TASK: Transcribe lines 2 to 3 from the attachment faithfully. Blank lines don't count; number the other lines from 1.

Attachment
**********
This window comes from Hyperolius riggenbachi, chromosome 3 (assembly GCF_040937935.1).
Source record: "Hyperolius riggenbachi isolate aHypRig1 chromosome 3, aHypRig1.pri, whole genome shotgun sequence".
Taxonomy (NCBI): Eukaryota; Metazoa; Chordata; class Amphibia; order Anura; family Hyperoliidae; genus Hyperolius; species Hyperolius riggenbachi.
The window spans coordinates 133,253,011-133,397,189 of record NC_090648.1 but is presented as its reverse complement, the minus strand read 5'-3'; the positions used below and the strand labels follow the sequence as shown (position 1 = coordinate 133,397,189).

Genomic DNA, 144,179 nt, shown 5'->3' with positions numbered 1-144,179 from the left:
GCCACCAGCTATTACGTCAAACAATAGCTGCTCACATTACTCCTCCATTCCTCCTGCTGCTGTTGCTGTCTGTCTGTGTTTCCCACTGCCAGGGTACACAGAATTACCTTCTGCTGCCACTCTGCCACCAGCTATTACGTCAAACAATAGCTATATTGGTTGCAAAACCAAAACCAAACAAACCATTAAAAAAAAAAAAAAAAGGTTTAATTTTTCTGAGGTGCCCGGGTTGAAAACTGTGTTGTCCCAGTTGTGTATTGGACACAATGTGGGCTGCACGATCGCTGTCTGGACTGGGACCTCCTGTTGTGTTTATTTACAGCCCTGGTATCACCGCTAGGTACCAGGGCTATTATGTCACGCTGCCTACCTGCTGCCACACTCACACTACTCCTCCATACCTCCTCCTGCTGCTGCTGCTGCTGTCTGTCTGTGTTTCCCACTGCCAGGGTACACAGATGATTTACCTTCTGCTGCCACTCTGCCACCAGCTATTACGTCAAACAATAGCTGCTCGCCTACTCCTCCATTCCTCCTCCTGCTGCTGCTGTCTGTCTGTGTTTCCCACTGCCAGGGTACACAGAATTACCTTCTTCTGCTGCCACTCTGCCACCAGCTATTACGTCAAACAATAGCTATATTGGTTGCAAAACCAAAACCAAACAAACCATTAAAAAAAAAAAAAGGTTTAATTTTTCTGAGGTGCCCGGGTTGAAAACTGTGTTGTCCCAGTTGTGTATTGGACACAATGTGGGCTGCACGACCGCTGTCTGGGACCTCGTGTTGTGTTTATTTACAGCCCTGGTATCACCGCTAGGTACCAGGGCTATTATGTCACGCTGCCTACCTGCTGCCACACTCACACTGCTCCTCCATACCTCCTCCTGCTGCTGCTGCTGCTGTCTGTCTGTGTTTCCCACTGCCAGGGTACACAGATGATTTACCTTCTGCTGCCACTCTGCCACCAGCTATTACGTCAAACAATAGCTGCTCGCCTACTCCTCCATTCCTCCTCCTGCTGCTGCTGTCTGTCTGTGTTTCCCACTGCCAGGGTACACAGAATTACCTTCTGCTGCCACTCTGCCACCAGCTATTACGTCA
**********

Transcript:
Source record: "Hyperolius riggenbachi isolate aHypRig1 chromosome 3, aHypRig1.pri, whole genome shotgun sequence".
Taxonomy (NCBI): Eukaryota; Metazoa; Chordata; class Amphibia; order Anura; family Hyperoliidae; genus Hyperolius; species Hyperolius riggenbachi.